The opening scene of Sam and his son, Tony, playing outside at their summer cottage home plays like many other mundane alien abduction flicks. A burst of blinding light, wind whipping about, followed by the abrupt disappearance of Sam leaving young Tony behind to cope without his dad. This scene is the only relatively normal scene in this bat shit, kitchen-sink, nihilistic special effects spectacular by co-writer and director Harry Bromley Davenport.
Three years later, after Tony and his mother have moved in with her new boyfriend, the light returns near the cottage where Sam disappeared and with it a strange creature. The creature wastes no time killing those it crosses paths with and impregnates a woman in a nearby cottage. Within minutes her belly swells to unnatural size and begins birthing a full grown Sam, all while the woman’s dog eats the remnants of the alien creature that’s fulfilled its objective. Yeah. It’s revolting. This scene alone almost landed Xtro on the Video Nasty list.
Sam tracks down his family and re-enters their lives as though nothing has changed, save for some memory loss. Tony, having been dealing with the trauma of his father’s disappearance via reoccurring nightmares, is ecstatic. He, too, picks up the relationship as though no time has passed. Rachel, his mother, is less than thrilled. Not only is she angry with Sam over his abandonment of their family, but she’s since moved on with a new boyfriend. The family’s live in babysitter, Analise, is skeptical of Sam’s reappearance as well.
As if this family reunion wasn’t awkward and dysfunctional enough, Sam exhibits strange behavior only initially noticed by his son. Tony is appalled to catch his dad slurping down the eggs of his pet snake, but less so when Sam starts sucking on his neck like a human juice box, thereby transferring alien DNA to his son. Perhaps Tony isn’t so bothered because he discovers the ability to physically manifest anything his mind desires and then use it to his advantage. This lends to the kitchen sink aspect of the film. Panther? Check. Killer circus clown? Check. Killer toy tank? Check.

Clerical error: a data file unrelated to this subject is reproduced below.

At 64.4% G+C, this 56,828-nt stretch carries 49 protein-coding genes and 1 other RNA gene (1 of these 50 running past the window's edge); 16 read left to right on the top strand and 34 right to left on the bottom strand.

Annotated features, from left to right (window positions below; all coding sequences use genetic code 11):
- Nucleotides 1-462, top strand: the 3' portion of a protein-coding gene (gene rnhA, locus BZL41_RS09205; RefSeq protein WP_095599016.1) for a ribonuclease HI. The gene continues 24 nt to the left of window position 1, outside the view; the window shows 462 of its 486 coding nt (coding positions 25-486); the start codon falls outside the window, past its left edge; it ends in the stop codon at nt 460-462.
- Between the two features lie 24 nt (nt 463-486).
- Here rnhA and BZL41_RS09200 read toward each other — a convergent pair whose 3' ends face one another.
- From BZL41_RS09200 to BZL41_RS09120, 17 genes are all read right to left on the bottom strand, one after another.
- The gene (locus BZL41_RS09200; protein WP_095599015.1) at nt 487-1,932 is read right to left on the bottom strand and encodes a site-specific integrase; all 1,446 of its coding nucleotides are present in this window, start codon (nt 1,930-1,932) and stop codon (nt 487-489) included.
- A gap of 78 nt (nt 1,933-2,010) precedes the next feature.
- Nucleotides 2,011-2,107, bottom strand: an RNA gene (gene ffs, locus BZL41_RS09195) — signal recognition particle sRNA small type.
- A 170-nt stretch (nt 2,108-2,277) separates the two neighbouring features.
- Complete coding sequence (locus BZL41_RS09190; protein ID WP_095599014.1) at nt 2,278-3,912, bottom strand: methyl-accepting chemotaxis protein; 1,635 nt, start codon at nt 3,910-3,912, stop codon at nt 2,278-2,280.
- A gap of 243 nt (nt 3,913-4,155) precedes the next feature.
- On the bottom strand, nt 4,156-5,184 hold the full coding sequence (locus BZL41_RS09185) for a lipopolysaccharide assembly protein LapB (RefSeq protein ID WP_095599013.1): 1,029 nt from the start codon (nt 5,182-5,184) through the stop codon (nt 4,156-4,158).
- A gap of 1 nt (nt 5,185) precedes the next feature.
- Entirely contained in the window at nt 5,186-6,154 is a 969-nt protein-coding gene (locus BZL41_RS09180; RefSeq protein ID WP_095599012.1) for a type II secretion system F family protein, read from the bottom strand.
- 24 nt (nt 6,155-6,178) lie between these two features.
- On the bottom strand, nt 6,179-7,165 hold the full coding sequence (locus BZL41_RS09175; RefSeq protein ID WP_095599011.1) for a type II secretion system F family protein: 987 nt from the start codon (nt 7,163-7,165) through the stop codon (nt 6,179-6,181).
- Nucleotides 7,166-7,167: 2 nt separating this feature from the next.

While Tony is finding a new host to impregnate, Sam is trying to reclaim that former bond with his estranged wife. Anyone that gets in the way of this alien father and son pair stands no chance. The creature effects are goopy, slimy, gory and gross. So much so that the fate of certain victims seem downright cruel.
The film suffers most through incoherency, both in plot and editing. From character introductions to character motivation, nothing is quite clear. Certain characters appear in multiple scenes before ever giving any indication to their place in the story. Any details about the aliens plans or purpose is nonexistent, and what little the viewer does have to work with is contradictory. Expect no answers here as all logic is flung out the window during moments of exposition. The dialogue seems to have been recorded post production and edited back in, as characters’ voices can be heard without ever seeing them appear on screen. This only contributes to the perpetual state of confusion.
In a strange way, the unintelligible plot manages to contribute to the overall sense of unpredictability that makes Xtro work. As the film moves through one gross out special effect scene to the next, without any real articulate plot points to connect them, the end result is more of an exploitive, low budget thrill ride. Xtro may not be a masterpiece, but this cult classic is just plain fun.
Rating: 7 out of 10
About the Author
Meagan Navarro is a blogger from Houston, TX. She fell in love with monsters at age four after being exposed to them via Ghostbusters, and her passion grew into an obsession for all things horror and Halloween (which is the entire month of October, as far as she’s concerned). Meagan also loves traveling and chocolate.